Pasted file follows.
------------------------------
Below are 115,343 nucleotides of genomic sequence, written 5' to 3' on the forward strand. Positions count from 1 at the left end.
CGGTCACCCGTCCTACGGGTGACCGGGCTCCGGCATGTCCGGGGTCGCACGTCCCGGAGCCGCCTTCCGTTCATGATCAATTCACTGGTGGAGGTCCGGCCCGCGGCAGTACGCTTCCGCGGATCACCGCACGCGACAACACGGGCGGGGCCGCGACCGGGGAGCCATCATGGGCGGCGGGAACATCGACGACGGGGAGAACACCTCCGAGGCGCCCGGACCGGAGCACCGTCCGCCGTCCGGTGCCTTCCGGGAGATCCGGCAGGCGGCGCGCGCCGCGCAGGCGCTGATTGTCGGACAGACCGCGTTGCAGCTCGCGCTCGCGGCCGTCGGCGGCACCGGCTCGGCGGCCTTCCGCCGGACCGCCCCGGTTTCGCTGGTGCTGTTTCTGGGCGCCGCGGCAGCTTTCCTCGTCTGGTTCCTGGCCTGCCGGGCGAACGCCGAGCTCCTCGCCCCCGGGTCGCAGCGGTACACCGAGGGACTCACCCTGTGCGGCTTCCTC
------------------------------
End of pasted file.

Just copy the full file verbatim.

Below are 115,343 nucleotides of genomic sequence, written 5' to 3' on the forward strand. Positions count from 1 at the left end.
CGGTCACCCGTCCTACGGGTGACCGGGCTCCGGCATGTCCGGGGTCGCACGTCCCGGAGCCGCCTTCCGTTCATGATCAATTCACTGGTGGAGGTCCGGCCCGCGGCAGTACGCTTCCGCGGATCACCGCACGCGACAACACGGGCGGGGCCGCGACCGGGGAGCCATCATGGGCGGCGGGAACATCGACGACGGGGAGAACACCTCCGAGGCGCCCGGACCGGAGCACCGTCCGCCGTCCGGTGCCTTCCGGGAGATCCGGCAGGCGGCGCGCGCCGCGCAGGCGCTGATTGTCGGACAGACCGCGTTGCAGCTCGCGCTCGCGGCCGTCGGCGGCACCGGCTCGGCGGCCTTCCGCCGGACCGCCCCGGTTTCGCTGGTGCTGTTTCTGGGCGCCGCGGCAGCTTTCCTCGTCTGGTTCCTGGCCTGCCGGGCGAACGCCGAGCTCCTCGCCCCCGGGTCGCAGCGGTACACCGAGGGACTCACCCTGTGCGGCTTCCTC